In Brief

Prince Andrew: underage sex claims to be struck off the record

US judge said claims were 'unnecessary' to proceedings, but expressed no opinion on their 'validity or veracity'

Allegations that an underage girl was forced to have sex with Prince Andrew will be struck from the record of a civil court case in the United States, a judge in Florida has ruled.

"At this juncture in the proceedings, these lurid details are unnecessary," Judge Kenneth Marra ordered.

However, he expressed no opinion as to the "validity or veracity" of the allegations against the Duke of York, the BBC's royal correspondent Nicholas Witchell reported.

Buckingham Palace confirmed that the Duke had been notified of the ruling, and would be spending the week out of the media spotlight before returning to his public duties next week.

Former Harvard law professor Alan Dershowitz, who was accused alongside the Duke, said he felt completely vindicated by the decision to strike off the "salacious pleadings".

Virginia Roberts, who worked as a masseuse for convicted child sex offender Jeffrey Epstein, claims she was forced to have sex with the Duke and other "politically connected and financially powerful people" when she was 17. 

She alleges that forced sexual encounters with the Duke occurred on three separate occasions, including once as part of an orgy. The Duke and Buckingham Palace have “emphatically" denied all allegations.

The ruling means Roberts will not be allowed to join a lawsuit filed by two unnamed women against the US government, a case that deals with the plea bargain offered to Epstein in 2008.

However, the judge said she may still be called as a witness when the long-running case eventually goes to trial, The Guardian reported.

Her attorneys have said they "absolutely respect" the judge's ruling, and Roberts said she was "happy to get to participate in this important case" as a witness.

For now at least, "the judge's decision does appear to be the end of Prince Andrew's association with the case," said the BBC's Rajini Vaidyanathan.

Prince Andrew publicly denies underage sex allegation

January 23

Prince Andrew has taken the highly unusual step of publicly acknowledging claims he slept with an underage "sex slave", issuing a rebuttal of the allegations during a speech at the World Economic Forum in Davos. But by addressing the claims the Prince has taken "an almost unprecedented step for a senior royal", says The Independent.

Virginia Roberts, now 31 and a mother of three, has claimed she was forced to sleep with the Prince when she was underage by his former friend, the convicted sex offender and billionaire Jeffrey Epstein.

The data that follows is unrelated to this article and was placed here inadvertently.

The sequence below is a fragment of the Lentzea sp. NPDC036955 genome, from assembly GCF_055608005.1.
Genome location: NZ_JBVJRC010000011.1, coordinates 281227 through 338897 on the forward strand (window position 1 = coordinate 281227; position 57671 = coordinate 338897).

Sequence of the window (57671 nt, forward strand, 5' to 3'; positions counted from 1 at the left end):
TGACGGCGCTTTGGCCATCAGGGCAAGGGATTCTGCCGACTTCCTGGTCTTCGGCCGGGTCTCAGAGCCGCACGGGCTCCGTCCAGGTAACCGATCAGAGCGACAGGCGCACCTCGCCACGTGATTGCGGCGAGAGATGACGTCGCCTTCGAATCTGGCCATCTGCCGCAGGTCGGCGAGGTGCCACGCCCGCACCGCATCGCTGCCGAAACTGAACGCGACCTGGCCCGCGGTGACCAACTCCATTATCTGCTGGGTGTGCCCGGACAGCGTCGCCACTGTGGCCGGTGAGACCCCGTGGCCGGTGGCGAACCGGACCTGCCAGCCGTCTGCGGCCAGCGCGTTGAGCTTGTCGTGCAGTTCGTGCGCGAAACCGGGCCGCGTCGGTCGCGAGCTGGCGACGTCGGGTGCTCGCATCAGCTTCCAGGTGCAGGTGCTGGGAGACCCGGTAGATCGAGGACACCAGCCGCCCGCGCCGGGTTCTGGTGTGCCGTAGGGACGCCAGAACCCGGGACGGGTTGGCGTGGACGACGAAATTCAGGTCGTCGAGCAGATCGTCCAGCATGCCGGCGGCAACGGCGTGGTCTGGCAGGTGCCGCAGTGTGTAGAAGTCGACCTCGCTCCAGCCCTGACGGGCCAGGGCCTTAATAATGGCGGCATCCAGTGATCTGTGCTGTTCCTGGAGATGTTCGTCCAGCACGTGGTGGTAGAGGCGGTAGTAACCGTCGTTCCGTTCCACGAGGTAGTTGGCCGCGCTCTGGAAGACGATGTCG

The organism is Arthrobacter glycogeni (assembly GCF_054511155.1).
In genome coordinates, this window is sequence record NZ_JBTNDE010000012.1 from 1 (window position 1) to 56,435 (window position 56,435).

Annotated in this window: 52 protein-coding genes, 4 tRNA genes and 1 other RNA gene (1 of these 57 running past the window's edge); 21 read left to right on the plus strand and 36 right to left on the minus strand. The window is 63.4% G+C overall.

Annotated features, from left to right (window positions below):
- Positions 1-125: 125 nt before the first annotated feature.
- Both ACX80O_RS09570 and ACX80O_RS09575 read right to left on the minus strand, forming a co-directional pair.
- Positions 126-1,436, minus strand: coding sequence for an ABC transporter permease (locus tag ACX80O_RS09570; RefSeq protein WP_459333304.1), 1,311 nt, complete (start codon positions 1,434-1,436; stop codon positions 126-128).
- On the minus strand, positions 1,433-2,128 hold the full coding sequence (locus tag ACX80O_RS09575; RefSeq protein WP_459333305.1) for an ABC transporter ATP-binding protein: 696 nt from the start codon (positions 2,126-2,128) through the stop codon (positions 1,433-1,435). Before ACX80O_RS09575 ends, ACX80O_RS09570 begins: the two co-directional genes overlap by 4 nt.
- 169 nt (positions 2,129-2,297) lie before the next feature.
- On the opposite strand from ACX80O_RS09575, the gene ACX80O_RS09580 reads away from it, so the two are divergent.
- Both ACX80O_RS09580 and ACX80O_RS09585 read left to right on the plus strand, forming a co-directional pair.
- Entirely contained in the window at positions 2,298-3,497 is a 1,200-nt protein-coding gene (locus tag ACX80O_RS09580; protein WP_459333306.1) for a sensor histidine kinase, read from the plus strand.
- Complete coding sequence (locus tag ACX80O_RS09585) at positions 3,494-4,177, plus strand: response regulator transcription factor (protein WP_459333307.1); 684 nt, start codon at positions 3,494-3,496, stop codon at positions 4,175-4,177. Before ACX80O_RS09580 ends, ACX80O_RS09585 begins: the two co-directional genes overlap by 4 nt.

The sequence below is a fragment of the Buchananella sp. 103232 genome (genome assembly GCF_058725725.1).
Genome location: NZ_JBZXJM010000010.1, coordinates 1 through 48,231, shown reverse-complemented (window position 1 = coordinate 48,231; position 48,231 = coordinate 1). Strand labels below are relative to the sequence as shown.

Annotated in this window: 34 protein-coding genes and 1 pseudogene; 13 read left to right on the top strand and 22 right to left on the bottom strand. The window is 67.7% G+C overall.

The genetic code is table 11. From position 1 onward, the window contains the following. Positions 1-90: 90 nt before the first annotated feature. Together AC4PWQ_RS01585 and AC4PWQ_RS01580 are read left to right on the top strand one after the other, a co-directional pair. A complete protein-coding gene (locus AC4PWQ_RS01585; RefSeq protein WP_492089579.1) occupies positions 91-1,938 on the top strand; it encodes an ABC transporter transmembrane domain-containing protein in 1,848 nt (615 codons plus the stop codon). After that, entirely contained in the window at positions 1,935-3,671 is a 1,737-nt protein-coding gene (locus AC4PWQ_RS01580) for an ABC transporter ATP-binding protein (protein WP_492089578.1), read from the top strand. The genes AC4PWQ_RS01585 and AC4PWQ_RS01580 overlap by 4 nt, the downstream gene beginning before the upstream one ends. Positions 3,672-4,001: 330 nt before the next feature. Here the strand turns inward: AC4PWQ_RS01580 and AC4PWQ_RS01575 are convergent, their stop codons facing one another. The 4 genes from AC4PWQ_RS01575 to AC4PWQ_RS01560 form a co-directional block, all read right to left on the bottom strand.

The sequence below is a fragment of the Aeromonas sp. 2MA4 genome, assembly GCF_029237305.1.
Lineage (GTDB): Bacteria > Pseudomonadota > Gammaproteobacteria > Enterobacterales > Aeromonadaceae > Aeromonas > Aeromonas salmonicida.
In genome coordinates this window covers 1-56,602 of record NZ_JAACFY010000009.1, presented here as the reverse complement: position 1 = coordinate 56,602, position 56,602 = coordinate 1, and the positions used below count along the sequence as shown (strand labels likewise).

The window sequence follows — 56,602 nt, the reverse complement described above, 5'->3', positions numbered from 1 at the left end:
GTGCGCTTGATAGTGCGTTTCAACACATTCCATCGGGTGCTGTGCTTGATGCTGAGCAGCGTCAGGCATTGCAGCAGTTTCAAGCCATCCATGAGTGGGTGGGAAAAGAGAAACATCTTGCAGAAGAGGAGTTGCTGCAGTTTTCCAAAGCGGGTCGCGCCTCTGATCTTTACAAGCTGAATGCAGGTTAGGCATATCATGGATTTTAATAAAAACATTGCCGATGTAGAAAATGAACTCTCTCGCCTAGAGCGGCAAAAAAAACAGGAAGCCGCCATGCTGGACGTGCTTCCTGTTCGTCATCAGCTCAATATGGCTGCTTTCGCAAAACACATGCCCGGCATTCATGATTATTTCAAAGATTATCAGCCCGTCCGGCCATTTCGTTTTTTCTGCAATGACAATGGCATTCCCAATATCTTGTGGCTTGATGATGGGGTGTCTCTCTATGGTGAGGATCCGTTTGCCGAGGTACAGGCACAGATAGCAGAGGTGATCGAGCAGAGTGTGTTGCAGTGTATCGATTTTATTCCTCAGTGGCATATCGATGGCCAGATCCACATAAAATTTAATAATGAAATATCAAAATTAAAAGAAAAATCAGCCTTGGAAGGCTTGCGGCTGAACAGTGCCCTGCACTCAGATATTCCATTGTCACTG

An embarrassing photo has appeared showing the Prince with his hand on the woman's hip but he strongly denies the allegations.

In light of the claims, The Independent says some analysts felt he should stay away from the World Economic Forum meeting in Davos.

Addressing an audience of UK business leaders in a private capacity - he stepped down from his official role as UK trade ambassador in 2011 - the Prince’s voice was heard to shake.

He said: "For the record I refer to events that have taken place in the last few weeks. I just wish to reiterate and to reaffirm the statements which have already been made on my behalf by Buckingham Palace."

The palace has issued two separate statements "emphatically" denying Roberts' allegations.

The Prince, who is 54, added: "My focus is on my work and this evening's reception allows me to tell you about just a couple of the initiatives I have founded and am passionate about."

Prince Andrew then spoke about his work promoting entrepreneurs. After the speech, he stayed at the glitzy reception for an hour and half, says the Independent. Also present were "the cream of British business".

Guests included BT chief executive Gavin Patterson, Prudential chairman Paul Manduca, Diageo boss Ivan Menezes, former Barclays boss Bob Diamond, Lord Mandelson - and even Tony Blair and Cherie Booth who "looked in for five minutes".

As the Prince left the event, a member of the press asked: "Will you be making a statement under oath?" He refused to answer.

Prince Andrew asked to address sex claims under oath

22 January

Prince Andrew has received a formal request to respond under oath to allegations that he "sexually abused" an underage girl in 2001.

Lawyers representing Virginia Roberts have filed fresh documents in a US court and sent an official letter to the prince, requesting that he address the claims in a two-hour interview.

Buckingham Palace reportedly refused to accept the letter, which is said to have included a photograph of the prince posing with his arm around Roberts. The palace issued two separate statements "emphatically" denying the allegations when they were first made.

Roberts, who worked as a masseuse for the financier and convicted child sex offender Jeffrey Epstein, alleges she was kept as a "sex slave" and forced to have sex with a number of his influential friends, including the Duke of York and the prominent American lawyer Alan Dershowitz. Both men strongly deny the claims.

In the new document, Roberts reasserts her claim that forced sexual encounters with the prince occurred on three separate occasions, including once as part of an orgy. She says she was aware that he was a member of the British royal family, but that she just called him "Andy", the BBC reports.

"Her lawyers say she has taken this step because she stands by her story, and has been hurt by denials from Buckingham Palace," BBC correspondent Rajini Vaidyanathan reports.